Challenging Dogma - Spring 2008

...Using social sciences to improve the practice of public health

Thursday, April 24, 2008

Failure Of The Healthy Futures Program-Grace Thiongo

Federal support for “abstinence-only” education programs has expanded rapidly. The federal government spends approximately $170 million on abstinence-only education programs. However, states are limited to spending the money on abstinence-education programs only. As a result abstinence-only education, which promotes abstinence from sexual activity without teaching basic facts about contraception, now reaches millions of children and adolescents each year in the United States. In contrast, comprehensive sex education encourages both abstinence and effective contraceptive use, which have been shown in many studies to delay sex, reduce the frequency of sex, and increase the use of condoms and other contraceptives. In addition, the abstinence-education programs, which promote sex after marriage, do not take the lesbians, gays, bisexuals and transgenders into account, who cannot get married in 49 of the 50 states. Massachusetts is among one of the states that promote the abstinence-only education curricula. Governor Mitt Romney announced in April 2006 that the state will funnel nearly $1 million in federal funds to a faith-based organization to teach abstinence to public middle school students in a dozen communities across the state [1]. This faith based organization is known as Healthy Futures.

A 2005 Youth Risk Behavior Survey [2] indicates that among Massachusetts high school students 45% ever had sexual intercourse, 34% had sexual intercourse during the past three months, 35% did not use a condom during their last sexual intercourse and 75% did not use birth control pills during their last sexual intercourse. CDC recommends better health education. A 2004 School Health Profiles indicated that among Massachusetts middle/junior and senior high schools that taught health education, 59% of them required students to take two or more health education courses, 94% taught abstinence as the most effective method to avoid STDs and 50% taught how to correctly use a condom and 40% taught the basic prevention methods of STDs.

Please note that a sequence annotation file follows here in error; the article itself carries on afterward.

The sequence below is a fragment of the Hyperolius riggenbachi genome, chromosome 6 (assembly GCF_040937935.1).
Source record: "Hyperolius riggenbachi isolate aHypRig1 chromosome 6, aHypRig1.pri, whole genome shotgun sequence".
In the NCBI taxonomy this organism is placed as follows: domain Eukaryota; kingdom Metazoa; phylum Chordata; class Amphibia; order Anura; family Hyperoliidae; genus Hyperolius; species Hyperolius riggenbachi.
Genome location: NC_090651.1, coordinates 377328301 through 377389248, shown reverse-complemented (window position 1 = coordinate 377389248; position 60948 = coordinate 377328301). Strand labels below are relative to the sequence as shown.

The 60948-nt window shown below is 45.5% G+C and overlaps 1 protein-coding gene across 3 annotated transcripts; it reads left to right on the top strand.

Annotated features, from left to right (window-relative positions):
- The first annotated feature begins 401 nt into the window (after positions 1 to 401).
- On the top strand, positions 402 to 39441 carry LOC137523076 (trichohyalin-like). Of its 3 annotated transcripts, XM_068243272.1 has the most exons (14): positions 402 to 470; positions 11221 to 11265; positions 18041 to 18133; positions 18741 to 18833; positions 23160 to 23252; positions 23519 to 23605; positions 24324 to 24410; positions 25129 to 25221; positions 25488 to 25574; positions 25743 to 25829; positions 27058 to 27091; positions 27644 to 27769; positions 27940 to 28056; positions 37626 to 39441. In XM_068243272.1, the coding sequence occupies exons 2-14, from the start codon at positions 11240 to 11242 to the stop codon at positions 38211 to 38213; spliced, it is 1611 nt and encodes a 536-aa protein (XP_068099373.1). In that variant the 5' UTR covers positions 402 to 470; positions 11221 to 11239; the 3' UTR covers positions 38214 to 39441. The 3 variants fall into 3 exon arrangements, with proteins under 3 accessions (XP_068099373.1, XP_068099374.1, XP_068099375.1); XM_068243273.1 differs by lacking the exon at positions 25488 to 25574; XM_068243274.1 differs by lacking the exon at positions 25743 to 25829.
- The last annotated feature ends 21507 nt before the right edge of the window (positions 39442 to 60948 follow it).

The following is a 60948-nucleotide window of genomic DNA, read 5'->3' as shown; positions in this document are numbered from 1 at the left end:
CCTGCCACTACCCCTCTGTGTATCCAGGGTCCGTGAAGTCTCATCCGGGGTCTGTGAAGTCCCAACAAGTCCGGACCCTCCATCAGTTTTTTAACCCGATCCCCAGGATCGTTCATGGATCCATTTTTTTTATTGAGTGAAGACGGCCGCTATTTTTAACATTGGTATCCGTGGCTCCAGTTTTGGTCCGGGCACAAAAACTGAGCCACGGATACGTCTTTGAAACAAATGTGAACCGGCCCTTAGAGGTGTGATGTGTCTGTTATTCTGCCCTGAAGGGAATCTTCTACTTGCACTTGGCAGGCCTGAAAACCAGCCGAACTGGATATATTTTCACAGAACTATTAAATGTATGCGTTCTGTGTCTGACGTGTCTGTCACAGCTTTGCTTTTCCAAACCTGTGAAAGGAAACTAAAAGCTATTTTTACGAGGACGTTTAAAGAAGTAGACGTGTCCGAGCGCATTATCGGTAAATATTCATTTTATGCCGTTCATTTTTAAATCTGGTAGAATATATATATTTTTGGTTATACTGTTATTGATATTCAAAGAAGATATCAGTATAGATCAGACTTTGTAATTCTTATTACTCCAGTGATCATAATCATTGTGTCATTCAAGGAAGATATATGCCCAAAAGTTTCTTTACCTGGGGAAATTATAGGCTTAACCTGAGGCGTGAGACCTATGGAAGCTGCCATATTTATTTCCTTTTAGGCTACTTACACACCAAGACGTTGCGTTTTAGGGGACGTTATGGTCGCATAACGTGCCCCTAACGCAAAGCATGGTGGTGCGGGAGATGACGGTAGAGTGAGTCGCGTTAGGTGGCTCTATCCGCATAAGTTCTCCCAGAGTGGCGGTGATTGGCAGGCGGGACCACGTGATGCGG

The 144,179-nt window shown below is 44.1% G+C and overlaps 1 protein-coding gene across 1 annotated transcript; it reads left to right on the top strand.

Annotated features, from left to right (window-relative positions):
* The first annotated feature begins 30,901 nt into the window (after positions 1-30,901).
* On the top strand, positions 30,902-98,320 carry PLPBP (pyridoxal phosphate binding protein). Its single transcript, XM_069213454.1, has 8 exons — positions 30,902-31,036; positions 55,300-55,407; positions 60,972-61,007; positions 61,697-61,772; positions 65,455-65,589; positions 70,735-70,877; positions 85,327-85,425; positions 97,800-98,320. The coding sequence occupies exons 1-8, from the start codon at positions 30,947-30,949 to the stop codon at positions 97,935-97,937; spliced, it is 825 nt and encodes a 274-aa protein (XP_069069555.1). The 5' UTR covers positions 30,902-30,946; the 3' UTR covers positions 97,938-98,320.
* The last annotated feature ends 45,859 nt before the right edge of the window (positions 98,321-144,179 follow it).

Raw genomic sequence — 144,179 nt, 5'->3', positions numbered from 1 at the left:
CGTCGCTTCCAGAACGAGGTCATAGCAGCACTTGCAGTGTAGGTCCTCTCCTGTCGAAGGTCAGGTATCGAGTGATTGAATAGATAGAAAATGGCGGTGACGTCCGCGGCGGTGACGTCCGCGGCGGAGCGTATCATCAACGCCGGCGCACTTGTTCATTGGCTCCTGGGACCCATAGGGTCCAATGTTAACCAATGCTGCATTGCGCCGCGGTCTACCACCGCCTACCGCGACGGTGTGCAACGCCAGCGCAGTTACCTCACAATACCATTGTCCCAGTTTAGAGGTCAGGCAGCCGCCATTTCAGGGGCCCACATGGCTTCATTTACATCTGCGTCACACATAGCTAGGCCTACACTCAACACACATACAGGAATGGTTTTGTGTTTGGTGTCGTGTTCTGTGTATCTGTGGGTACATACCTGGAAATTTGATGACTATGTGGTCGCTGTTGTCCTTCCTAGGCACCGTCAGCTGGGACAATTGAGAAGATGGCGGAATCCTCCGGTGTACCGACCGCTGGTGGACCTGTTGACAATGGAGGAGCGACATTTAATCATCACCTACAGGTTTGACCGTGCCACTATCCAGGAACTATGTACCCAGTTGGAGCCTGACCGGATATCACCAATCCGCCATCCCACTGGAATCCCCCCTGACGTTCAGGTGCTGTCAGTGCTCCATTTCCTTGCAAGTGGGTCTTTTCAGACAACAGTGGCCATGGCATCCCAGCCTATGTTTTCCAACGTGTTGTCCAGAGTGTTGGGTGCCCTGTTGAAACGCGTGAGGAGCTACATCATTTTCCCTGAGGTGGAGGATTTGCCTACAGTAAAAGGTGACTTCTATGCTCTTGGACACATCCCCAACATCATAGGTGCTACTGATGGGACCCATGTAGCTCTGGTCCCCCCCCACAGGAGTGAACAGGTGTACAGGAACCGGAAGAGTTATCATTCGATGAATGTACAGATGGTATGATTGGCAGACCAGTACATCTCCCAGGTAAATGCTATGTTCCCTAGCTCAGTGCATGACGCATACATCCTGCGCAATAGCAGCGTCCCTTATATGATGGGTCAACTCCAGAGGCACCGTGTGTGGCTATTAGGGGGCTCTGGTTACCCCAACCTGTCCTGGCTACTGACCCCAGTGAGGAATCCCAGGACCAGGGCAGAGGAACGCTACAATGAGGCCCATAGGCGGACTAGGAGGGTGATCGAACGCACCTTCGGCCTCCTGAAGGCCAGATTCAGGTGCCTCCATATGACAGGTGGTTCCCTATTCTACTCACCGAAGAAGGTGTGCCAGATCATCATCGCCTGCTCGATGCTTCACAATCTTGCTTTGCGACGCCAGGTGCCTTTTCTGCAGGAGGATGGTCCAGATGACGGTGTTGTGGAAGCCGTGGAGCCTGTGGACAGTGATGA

Healthy Futures is a state- and federally-funded health program that bases its curricula on educating teens in the areas of sexuality, healthy relationships, and self-respect through arguably “medically-accurate” information and interactive skits and demonstrations. Further, it empowers teens to avoid the social, psychological and health consequences of early sexual activity and provides the skills necessary to attain abstinence before marriage [3]. Supporters of abstinence-only programs argue that they are an effective way of reducing pregnancies and reducing the spread of sexually transmitted diseases. The group, the largest of its kind in Massachusetts, was formed in September 2002 by A Woman's Concern, a pregnancy health services agency that lists its guiding principles on its website as the importance of the gospel, the sanctity of human life, and the soundness of sexual purity, marriage, and family [4]. The Healthy Futures program, a Boston-based agency, runs abstinence programs in several dozen schools across the state. The program, free to the school districts, is available to schools in 12 communities with high numbers of teen births, including Boston, Lawrence, Lowell, and Lynn [3].

Opponents of abstinence-only programs counter that teens are going to have sex anyway, and that such programs, by not teaching the merits of condoms and other contraception, increase the risk of pregnancy and disease.” The problem here is not the abstinence," said Angus McQuilken, director of public relations and governmental affairs for the Planned Parenthood League of Massachusetts, a leading provider of comprehensive sex education in the public schools [5]. ''We're doing them a disservice if we deny them medically accurate information about how to protect themselves" she says.

Healthy Futures And The Gay Community
Despite the nearly 15000 lesbian and gay teenagers in Massachusetts public high schools [6], and the growing visibility of gays and lesbians in the broader culture, few educators are willing to address homosexuality in the classroom. Advocates assert that including gay issues in sexuality education could help address heightened health risks faced by gays and lesbians due to misinformation and lack of information about safe-sex practices; emotional isolation that contributes to high suicide and dropout rates among gay teens; and widespread harassment of gay and lesbian students by their peers and teachers [7].